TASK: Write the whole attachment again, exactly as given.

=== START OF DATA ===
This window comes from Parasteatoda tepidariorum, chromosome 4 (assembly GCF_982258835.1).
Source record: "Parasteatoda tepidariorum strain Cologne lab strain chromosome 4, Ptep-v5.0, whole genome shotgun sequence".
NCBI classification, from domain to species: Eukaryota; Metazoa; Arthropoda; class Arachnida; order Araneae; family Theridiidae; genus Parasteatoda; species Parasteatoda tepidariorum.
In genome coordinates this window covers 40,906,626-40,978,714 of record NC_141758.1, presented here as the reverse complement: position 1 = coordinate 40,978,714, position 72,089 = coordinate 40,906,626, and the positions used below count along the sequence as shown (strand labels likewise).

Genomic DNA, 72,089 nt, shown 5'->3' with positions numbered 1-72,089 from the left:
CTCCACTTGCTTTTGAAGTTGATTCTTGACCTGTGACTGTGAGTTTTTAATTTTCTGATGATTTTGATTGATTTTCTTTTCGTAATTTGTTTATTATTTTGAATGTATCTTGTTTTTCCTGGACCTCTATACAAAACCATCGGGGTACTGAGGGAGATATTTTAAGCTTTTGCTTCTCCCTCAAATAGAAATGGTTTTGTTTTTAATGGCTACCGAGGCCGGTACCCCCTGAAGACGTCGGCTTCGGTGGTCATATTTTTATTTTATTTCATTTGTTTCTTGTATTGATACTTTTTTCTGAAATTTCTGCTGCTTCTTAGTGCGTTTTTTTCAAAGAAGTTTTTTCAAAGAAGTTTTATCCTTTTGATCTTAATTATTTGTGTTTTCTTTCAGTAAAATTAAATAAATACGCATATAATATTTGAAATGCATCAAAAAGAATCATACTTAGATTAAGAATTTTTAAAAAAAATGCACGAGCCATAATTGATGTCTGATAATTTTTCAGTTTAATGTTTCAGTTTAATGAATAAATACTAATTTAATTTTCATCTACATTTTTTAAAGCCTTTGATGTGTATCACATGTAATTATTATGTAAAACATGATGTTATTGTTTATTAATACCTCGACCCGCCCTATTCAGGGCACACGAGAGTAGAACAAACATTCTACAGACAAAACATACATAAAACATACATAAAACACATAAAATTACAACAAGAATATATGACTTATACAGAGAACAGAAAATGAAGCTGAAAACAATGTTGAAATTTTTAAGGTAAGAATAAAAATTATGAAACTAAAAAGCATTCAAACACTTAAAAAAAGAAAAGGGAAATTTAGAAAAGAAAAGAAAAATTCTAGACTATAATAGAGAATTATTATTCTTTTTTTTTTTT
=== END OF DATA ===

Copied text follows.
This window comes from Parasteatoda tepidariorum, chromosome 4 (assembly GCF_982258835.1).
Source record: "Parasteatoda tepidariorum strain Cologne lab strain chromosome 4, Ptep-v5.0, whole genome shotgun sequence".
NCBI classification, from domain to species: Eukaryota; Metazoa; Arthropoda; class Arachnida; order Araneae; family Theridiidae; genus Parasteatoda; species Parasteatoda tepidariorum.
In genome coordinates this window covers 40,906,626-40,978,714 of record NC_141758.1, presented here as the reverse complement: position 1 = coordinate 40,978,714, position 72,089 = coordinate 40,906,626, and the positions used below count along the sequence as shown (strand labels likewise).

Genomic DNA, 72,089 nt, shown 5'->3' with positions numbered 1-72,089 from the left:
CTCCACTTGCTTTTGAAGTTGATTCTTGACCTGTGACTGTGAGTTTTTAATTTTCTGATGATTTTGATTGATTTTCTTTTCGTAATTTGTTTATTATTTTGAATGTATCTTGTTTTTCCTGGACCTCTATACAAAACCATCGGGGTACTGAGGGAGATATTTTAAGCTTTTGCTTCTCCCTCAAATAGAAATGGTTTTGTTTTTAATGGCTACCGAGGCCGGTACCCCCTGAAGACGTCGGCTTCGGTGGTCATATTTTTATTTTATTTCATTTGTTTCTTGTATTGATACTTTTTTCTGAAATTTCTGCTGCTTCTTAGTGCGTTTTTTTCAAAGAAGTTTTTTCAAAGAAGTTTTATCCTTTTGATCTTAATTATTTGTGTTTTCTTTCAGTAAAATTAAATAAATACGCATATAATATTTGAAATGCATCAAAAAGAATCATACTTAGATTAAGAATTTTTAAAAAAAATGCACGAGCCATAATTGATGTCTGATAATTTTTCAGTTTAATGTTTCAGTTTAATGAATAAATACTAATTTAATTTTCATCTACATTTTTTAAAGCCTTTGATGTGTATCACATGTAATTATTATGTAAAACATGATGTTATTGTTTATTAATACCTCGACCCGCCCTATTCAGGGCACACGAGAGTAGAACAAACATTCTACAGACAAAACATACATAAAACATACATAAAACACATAAAATTACAACAAGAATATATGACTTATACAGAGAACAGAAAATGAAGCTGAAAACAATGTTGAAATTTTTAAGGTAAGAATAAAAATTATGAAACTAAAAAGCATTCAAACACTTAAAAAAAGAAAAGGGAAATTTAGAAAAGAAAAGAAAAATTCTAGACTATAATAGAGAATTATTATTCTTTTTTTTTTTT